The jobless economic recovery has created a national mania for entrepreneurialism. Given the dearth of good paying jobs, people of all ages and station are being encouraged to consider self-employment. Companies too, are being exhorted to rekindle the spirit of entrepreneurialism that gave them birth.
Having consulted with companies of all sizes and across major industries, I have often wondered why entrepreneurialism is seen as something outside of the mainstream of corporate America. In most cases, payroll employees are not treated like risk-takers and are generally constrained by their job descriptions. On the other hand, when they make decisions, take calculated risks, anticipate outcomes, implement a plan, handle the details and accept the risk of failure, employees “undertake” and are, therefore, by definition, entrepreneurs. Pity their employers don’t see it that way.
Paradoxically, “entrepreneurial attitude” is often used by hiring managers to describe ideal candidates who have a demonstrated ability to “think out of the box,” “push the envelope,” and infuse the organization with “breakthrough thinking.” Once wooed and hired, however, they too usually enter a culture that is antithetical to risk taking. Worse, it punishes movement outside of the bounds of the tried and true.
Becoming an entrepreneurial organization begins with liberating people from their job descriptions – the prescriptions most employees have, whether formal or implicit, that spell out the ingredients of “satisfactory” performance. The second important step is to adopt a partnership approach to management/employee relations, based on mutual trust and respect and the tenets of motivational psychology:
• People require a clear sense of purpose that must be continuously reinforced.
• People need to feel a sense of belonging and engagement with the organization and its reason for existence.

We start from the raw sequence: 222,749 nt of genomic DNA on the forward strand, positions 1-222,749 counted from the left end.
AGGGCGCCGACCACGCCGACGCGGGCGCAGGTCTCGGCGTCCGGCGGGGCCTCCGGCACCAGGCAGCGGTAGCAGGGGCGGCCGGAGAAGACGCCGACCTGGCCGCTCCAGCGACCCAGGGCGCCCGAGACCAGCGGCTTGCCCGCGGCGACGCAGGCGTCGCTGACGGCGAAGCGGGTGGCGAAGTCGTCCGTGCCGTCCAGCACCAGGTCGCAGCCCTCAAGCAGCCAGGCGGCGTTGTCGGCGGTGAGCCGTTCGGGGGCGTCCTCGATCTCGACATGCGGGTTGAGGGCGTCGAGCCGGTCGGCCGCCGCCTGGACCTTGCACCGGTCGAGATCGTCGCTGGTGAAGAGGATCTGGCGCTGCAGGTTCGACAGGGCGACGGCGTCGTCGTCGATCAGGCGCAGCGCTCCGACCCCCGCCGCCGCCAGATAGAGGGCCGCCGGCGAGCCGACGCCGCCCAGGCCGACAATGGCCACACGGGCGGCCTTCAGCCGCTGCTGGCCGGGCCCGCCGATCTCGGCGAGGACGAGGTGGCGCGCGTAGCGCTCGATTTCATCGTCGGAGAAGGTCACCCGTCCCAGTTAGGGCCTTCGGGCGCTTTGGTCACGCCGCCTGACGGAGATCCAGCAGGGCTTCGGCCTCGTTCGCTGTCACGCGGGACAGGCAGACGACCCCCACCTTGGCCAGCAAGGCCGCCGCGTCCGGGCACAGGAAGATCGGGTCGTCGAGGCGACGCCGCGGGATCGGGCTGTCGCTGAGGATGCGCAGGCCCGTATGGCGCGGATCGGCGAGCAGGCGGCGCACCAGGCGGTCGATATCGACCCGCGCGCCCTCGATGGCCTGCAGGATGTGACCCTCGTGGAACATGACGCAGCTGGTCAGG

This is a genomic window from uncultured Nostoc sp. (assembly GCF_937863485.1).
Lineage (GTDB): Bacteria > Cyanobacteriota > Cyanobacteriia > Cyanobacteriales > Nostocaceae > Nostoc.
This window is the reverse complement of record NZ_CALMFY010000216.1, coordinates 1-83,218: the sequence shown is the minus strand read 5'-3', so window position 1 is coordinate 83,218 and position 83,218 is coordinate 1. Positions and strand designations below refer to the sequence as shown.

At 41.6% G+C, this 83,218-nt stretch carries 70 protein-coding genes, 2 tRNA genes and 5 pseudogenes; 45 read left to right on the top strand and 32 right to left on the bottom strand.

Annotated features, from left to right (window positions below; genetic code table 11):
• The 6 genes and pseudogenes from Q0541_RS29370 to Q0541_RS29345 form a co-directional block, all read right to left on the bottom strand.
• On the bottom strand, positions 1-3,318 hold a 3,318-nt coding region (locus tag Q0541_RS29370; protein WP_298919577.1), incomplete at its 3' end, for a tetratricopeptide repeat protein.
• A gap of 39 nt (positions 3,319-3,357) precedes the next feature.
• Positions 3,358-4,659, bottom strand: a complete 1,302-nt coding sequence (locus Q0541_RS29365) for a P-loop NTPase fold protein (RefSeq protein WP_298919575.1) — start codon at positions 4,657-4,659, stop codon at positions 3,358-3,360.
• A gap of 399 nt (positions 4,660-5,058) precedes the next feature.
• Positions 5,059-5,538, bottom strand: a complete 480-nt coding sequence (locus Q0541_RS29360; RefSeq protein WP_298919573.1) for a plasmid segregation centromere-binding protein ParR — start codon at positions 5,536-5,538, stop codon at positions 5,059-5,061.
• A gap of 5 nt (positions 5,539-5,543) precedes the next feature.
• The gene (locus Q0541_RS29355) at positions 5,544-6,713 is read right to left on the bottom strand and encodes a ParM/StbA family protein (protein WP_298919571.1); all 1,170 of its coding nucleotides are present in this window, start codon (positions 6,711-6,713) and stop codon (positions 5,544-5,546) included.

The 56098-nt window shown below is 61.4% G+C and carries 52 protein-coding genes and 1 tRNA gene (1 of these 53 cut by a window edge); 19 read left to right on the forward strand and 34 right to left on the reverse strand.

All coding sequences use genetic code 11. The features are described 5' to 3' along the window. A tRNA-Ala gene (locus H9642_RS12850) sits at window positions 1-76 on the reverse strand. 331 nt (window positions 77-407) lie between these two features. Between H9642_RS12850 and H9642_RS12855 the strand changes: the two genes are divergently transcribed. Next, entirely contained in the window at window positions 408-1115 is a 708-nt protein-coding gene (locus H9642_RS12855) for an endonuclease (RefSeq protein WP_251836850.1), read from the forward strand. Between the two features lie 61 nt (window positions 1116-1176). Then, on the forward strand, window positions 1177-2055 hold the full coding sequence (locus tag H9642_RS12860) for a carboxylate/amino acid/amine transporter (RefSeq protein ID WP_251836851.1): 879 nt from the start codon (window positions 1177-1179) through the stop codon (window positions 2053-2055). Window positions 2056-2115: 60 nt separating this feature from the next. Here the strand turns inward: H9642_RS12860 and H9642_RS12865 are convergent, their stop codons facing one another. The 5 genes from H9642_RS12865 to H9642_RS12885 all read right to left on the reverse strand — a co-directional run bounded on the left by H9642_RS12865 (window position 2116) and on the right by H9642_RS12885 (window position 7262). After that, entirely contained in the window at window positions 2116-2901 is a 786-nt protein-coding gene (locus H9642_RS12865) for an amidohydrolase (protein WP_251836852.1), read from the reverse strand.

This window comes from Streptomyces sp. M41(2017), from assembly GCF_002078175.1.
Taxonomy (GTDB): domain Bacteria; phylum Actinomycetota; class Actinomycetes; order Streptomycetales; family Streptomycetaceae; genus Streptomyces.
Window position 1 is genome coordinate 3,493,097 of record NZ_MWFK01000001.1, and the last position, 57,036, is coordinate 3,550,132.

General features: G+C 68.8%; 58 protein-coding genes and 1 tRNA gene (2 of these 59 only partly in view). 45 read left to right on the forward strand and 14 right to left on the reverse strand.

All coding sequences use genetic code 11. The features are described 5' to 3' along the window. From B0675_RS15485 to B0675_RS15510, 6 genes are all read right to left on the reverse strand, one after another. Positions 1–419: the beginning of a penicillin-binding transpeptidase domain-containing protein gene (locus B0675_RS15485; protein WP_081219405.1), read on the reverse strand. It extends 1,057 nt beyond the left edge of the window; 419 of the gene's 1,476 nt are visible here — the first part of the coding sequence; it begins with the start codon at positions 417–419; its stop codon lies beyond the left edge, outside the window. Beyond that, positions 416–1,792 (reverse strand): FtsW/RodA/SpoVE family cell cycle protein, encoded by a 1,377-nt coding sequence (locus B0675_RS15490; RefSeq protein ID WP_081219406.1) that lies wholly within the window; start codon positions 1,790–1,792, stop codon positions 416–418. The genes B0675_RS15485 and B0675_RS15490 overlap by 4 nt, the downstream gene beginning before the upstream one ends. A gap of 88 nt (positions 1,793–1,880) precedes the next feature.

• People will respond positively to strong leadership.
• People can be motivated to subordinate their intereststo the good of the group with which they are associated.
• People do what is valued, observed, measured and rewarded.
• People will overcome obstacles if they feel they have a stake in the outcome.
• People are slow to recover from suspicion or evidence of betrayal of their trust.
Company executives sometimes need a little prodding to see the merits of changing their ways and establishing an entrepreneurial culture. Most organizations go through periods of slow growth and unrealized potential,
ideal circumstances for internal entrepreneurs to blast through barriers to growth and profitability. Regardless of size or industry, companies that want to encourage entrepreneurial behavior must develop goals and techniques that are:
• Simple, almost intuitive in concept.
• Devised as an integral part of a clearly articulated business strategy.
• Enthusiastically embraced by the leadership of the organization as critical to the future of the organization’s future and their personal well being.
• Effectively communicated to the entire organization as an uncommon opportunity for personal gain in terms that are understandable at all levels.
• Translated into specific tasks and milestones that can be quantified at individual, function and enterprise levels.
• Within the grasp of the work force.
• Linked to rewards that are meaningful and attainable.
• Sustainable even in the face of initial resistance or temporary set backs.
Goals and objectives have to be shaped to suit the uniqueness of the organization. Certain goals, however, are common to most organizations that adopt an entrepreneurial approach to accelerating growth:
• To clearly define specific areas of improvement, such as production, market share, expense reduction, revenue and profitability.
• To ensure that the organization is streamlined for rapid growth.
• To establish attainable, measurable performance metrics for the tasks and outcomes critical to the organization’s success.
• To ensure that the organization has the skills and adequate resources to implement for success.
• To develop a reward/recognition system that reinforces profitable growth.
Organizations have the potential to reinvigorate the entrepreneurial spirit that initially propelled them beyond the gravitational pull of failure. Ordinary people are capable of doing extraordinary things when the goals and objectives are clear, they have a personal stake in the outcome and risk taking is encouraged and rewarded.
Richard Anthony, Sr. Managing Director, The Solutions Network